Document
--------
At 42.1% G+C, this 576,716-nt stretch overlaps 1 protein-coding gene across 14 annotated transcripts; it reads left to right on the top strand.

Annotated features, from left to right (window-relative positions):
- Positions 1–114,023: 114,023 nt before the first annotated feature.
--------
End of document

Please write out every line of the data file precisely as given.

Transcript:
At 42.1% G+C, this 576,716-nt stretch overlaps 1 protein-coding gene across 14 annotated transcripts; it reads left to right on the top strand.

Annotated features, from left to right (window-relative positions):
- Positions 1–114,023: 114,023 nt before the first annotated feature.